Every college will hold camps during the summer that athletes can attend to learn and prove themselves. These camps are less for learning (too many athletes attending) and are more for tryouts. You do not need to be invited to but it helps if you are so they know who you are going into the camp. You really want to focus on these camps between your junior and senior years. However, I would highly recommend going between sophomore and junior years to get your name in their head and get a trial run of what the camp will entail.

To be invited, simply have your current sports coach contact the school and say they think you should be invited. If your coach isn’t really motivated to help you, contact the school yourself. Give them some simple stats and let them know you are very interested in becoming a _____ (mascot of your choice). You are now in the school’s recruiting database and will now start to receive mail from them on a regular basis. Once you get to the camp, you must dominate.

Remember, an immediate knock on you as an athlete will be that, being from a small town, you aren’t playing against top talent simply because there aren’t as many athletes. Now, at the camp, you will be head-to-head with the actual top talent from all over the country. This is the moment when either you prove you have the ability to be playing with the big dogs or are simply the best of the average.

It is all on your shoulders at this point. Yes, you are an athlete from a small town, but you have set yourself up to be on the big stage.

Do you have the talent to be there?

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Chris-Rubio-2Rubio Long Snapping is, by far, the biggest and best resource for Long Snappers in the country. Offering the best instruction and most exposure in the world. Rubio Long Snapping can help you to become the best snapper you can be!

In just 12 years, Chris Rubio, President and Owner of Rubio Long Snapping, has become the #1 Long Snapping instructor in the country and the go-to man when a college coach needs a Long Snapper. Colleges from across the country rely on “Rubio’s” word day in and day out on who the best Long Snappers are in the country. Rubio Long Snapping has assisted in over 300 Long Snappers earning FULL SCHOLARSHIPS to major colleges and universities just for Long Snapping and many into the NFL as well.

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Taking the long view of long-snapping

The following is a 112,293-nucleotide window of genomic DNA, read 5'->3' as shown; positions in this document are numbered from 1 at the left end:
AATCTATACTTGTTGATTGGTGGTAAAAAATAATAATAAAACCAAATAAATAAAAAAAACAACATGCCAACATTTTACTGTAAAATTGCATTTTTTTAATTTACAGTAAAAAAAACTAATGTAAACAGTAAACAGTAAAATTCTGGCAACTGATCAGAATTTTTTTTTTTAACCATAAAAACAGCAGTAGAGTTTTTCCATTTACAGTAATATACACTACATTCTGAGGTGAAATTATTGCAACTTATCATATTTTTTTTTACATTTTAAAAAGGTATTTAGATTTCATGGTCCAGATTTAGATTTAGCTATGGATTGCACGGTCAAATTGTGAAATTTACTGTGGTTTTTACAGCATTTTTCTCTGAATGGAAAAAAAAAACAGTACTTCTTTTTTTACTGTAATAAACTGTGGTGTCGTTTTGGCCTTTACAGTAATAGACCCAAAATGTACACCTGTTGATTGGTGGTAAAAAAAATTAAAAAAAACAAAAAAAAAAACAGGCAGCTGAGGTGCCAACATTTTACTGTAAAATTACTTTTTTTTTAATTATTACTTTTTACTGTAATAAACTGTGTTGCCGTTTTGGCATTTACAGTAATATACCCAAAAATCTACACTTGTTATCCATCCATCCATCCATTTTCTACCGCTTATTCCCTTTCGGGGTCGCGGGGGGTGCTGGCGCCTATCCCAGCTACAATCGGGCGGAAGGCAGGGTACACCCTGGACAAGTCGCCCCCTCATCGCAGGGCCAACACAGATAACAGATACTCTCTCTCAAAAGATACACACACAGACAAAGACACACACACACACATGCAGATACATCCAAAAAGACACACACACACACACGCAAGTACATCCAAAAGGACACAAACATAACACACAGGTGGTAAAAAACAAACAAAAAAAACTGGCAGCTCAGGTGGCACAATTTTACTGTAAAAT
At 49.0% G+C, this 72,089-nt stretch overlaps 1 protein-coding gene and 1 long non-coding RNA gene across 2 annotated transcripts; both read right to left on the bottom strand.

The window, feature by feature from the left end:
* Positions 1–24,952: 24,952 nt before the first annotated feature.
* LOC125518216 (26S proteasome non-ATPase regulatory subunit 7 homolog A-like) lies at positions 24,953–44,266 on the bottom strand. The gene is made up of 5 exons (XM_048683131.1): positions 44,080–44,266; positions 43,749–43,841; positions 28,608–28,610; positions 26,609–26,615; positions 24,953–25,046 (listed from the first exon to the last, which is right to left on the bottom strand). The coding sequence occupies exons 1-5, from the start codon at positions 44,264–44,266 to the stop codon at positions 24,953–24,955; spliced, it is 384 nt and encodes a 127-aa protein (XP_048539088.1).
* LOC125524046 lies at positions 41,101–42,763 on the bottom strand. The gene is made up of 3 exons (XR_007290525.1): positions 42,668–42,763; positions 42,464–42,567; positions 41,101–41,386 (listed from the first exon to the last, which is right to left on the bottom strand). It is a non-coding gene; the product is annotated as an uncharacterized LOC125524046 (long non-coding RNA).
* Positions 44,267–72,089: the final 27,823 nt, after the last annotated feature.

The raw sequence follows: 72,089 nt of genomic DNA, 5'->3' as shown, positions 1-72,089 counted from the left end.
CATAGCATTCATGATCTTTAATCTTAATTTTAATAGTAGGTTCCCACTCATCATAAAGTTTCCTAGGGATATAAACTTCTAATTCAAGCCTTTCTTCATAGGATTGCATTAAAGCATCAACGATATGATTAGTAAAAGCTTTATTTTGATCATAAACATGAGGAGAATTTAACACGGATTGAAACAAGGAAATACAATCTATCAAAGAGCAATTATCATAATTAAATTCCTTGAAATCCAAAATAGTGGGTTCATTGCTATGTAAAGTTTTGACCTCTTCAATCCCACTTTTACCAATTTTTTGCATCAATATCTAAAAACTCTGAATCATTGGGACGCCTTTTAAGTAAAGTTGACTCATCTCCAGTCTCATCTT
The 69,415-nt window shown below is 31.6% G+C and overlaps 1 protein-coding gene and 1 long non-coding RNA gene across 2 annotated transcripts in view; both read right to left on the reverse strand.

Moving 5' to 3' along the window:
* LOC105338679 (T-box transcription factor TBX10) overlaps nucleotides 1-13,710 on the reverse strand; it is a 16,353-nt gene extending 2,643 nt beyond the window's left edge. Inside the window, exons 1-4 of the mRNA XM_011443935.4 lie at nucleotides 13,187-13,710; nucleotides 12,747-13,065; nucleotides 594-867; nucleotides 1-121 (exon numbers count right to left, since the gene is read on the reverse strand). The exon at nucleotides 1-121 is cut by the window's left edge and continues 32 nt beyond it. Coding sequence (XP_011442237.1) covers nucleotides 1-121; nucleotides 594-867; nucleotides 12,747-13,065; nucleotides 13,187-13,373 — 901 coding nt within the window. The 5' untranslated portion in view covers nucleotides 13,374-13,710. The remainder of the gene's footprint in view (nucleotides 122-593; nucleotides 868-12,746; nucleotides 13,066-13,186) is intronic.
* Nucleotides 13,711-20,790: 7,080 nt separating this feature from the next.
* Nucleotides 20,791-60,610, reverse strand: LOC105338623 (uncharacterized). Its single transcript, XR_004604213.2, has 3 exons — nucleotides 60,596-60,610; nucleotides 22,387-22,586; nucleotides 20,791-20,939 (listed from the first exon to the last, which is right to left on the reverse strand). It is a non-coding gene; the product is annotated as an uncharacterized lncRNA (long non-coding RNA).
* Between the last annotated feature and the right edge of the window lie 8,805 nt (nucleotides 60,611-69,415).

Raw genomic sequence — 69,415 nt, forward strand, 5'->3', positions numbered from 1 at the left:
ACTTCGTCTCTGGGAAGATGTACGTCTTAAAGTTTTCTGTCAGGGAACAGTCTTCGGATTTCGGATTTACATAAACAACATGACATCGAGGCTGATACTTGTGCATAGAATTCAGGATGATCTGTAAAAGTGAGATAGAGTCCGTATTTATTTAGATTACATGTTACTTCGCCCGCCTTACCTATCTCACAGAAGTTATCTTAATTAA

This article was originally posted in the Lewiston Tribune, on Tuesday, December 11th. I was given permission by the editor to cut and paste, so now you can embrace:)

By THEO LAWSON OF THE TRIBUNE

When Chris Rubio considered the idea of forgoing his middle-school teaching profession to teach something that would offer him less initial job security and financial support, he thought long and hard.

Instead of educating 12- and 13-year-olds about the events of the Civil War, he would be instructing them in the fine art of long-snapping, one of football’s most unfamiliar and underrated skills.

That decision, still one Rubio reminisces about, undoubtedly paid off.

The Mr. Rubio who once taught junior-high history and English in Southern California is now Chris Rubio, long-snapping guru.

In a recent speech he gave at Lewis-Clark State College, Rubio voiced the motive that led him to managing a nationally renowned long-snapping “fraternity,” as the expert labels it.

“If I was in that class at 18 or 19 and said, ‘I’m going to start a long-snapping company and I’m going to teach people how to snap a ball 15 yards really, really fast and I’m going to get rid of my teaching job which has good union, good salary, good insurance. And I’m going to throw it all away and let it ride on this,’ I would’ve flunked myself.”

Based in Lewiston, Rubio Long Snapping has become a national brand. Such a national brand that the National High School Player of the Year awards banquet has dedicated the Herbalife 24 Chris Rubio Award in his name. The award annually recognizes the nation’s elite high-school long-snapper.

To add to his reputation, both starting long-snappers that will feature in the forthcoming BCS national championship game between Alabama and Notre Dame were Rubio-taught.

The teacher-turned-snapping expert is debating on whether to attend the national championship game, but if he does, two of the nation’s most historic programs colliding on college football’s most prestigious stage won’t mesmerize Rubio.

Even before a back injury derailed any hope of snapping professionally, Rubio claimed he wasn’t very “footbally” and for the specialist who has worked with five active NFL snappers, that hasn’t changed.

“Even to this day, I’ll ‘TiVo’ some games that have my snappers in them just so I can fast forward to see them. I could care less who wins and loses. I watch a little more football than I used to,” he said.

Rubio is part of a select group of position coaches invited to instruct high-school players at annual camps staged by the nation’s most decorated programs – Oregon, Alabama and LSU, to name a few.

His first experience at LSU was eye-opening, Rubio recalls.

“I remember the first time I went to LSU six years ago or something like that, they were giving us a tour of their facilities and the trophy room and I’m looking and I go, ‘Wow this is a lot of trophies, this is pretty big time.’ And my buddy goes, ‘You know they won the national championship three months ago, right?’ And I go, ‘I had no idea.’ ”

Ironically enough, Les Miles’ program at LSU has picked up a Rubio long-snapper twice in the past three years.